The pros and cons of working from home
Writers, designers, and other web professionals know that one of life’s little pleasures is the ability to work from home. This means no hectic commute, bad office coffee, or an uncomfortable desk chair from the strict hours of nine to five. Instead, a work-from-home schedule means working at a more relaxed pace and under your own conditions—which, for some, is pajamas. It also, however, means many added distractions—and lots of them. Despite being committed to the work, people often hit roadblocks throughout the day when confined within the four walls of their own home. Clare Evans, a time management and productivity coach, admits that its not just the surrounding environment that causes distractions. Other difficulties include finding the discipline to sit down and work, dealing with the idea of not being able to “get away from the office”, and a lack of human interaction. On top of this, it’s the chores (“that pile of laundry isn’t going to fold itself”), the kitchen (“I can use another cup of tea”), and the television (“Just one more episode…) that are major culprits of distraction. Ahead, Evans offers simple solutions for the very difficult task of how to work from home. First, you’ll want to make yourself aware of these reasons you can’t focus and what to do about it.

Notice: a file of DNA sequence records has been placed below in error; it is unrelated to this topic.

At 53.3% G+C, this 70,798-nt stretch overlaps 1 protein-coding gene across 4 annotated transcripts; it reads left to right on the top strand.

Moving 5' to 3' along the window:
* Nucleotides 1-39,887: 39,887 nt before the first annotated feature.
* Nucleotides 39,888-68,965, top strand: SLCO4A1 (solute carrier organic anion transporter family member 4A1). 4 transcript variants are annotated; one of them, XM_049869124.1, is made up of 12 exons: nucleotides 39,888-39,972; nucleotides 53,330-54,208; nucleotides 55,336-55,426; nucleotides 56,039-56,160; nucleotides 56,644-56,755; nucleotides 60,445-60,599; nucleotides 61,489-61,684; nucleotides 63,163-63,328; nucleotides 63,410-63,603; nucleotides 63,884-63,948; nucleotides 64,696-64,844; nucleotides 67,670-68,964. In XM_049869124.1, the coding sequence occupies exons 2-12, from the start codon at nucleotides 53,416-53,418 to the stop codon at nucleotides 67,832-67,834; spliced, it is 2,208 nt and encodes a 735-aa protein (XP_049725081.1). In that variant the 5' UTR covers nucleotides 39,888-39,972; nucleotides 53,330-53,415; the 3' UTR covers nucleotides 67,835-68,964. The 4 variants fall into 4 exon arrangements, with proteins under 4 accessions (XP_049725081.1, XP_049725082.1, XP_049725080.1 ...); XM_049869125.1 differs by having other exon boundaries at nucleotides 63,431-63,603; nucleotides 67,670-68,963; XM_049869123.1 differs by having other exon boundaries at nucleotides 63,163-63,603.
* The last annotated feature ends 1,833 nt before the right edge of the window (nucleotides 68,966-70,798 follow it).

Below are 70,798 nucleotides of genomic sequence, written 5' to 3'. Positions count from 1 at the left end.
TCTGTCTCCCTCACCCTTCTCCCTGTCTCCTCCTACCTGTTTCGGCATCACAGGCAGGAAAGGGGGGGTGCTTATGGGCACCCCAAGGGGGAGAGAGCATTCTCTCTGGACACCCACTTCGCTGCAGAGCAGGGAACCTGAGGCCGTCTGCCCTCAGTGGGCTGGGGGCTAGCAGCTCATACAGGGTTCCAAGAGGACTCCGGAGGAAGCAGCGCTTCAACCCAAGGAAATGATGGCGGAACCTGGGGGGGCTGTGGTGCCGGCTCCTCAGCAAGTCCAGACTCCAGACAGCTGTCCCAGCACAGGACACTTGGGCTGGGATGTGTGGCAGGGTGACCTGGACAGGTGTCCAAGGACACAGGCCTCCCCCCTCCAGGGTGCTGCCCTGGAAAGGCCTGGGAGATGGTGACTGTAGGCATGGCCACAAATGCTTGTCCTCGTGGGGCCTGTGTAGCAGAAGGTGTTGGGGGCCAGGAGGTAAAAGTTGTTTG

Have a designated work space
Whether you have a dedicated office or a small table for your work, make sure that this zone is for work only. It will make it much easier to leave work at the end of the day and not let it trickle into your home life. Pick a spot that’s away from most of the commotion in the house or consider making space in part of your garage or quiet corner of the basement just for your office. If you must work from the sofa or a cushy chair, invest in a rolling laptop stand that gives you a definitive work station. We like the one from LEVO—it’s sturdy and adjustable, so you can use it sitting down, lying down, or any position in between.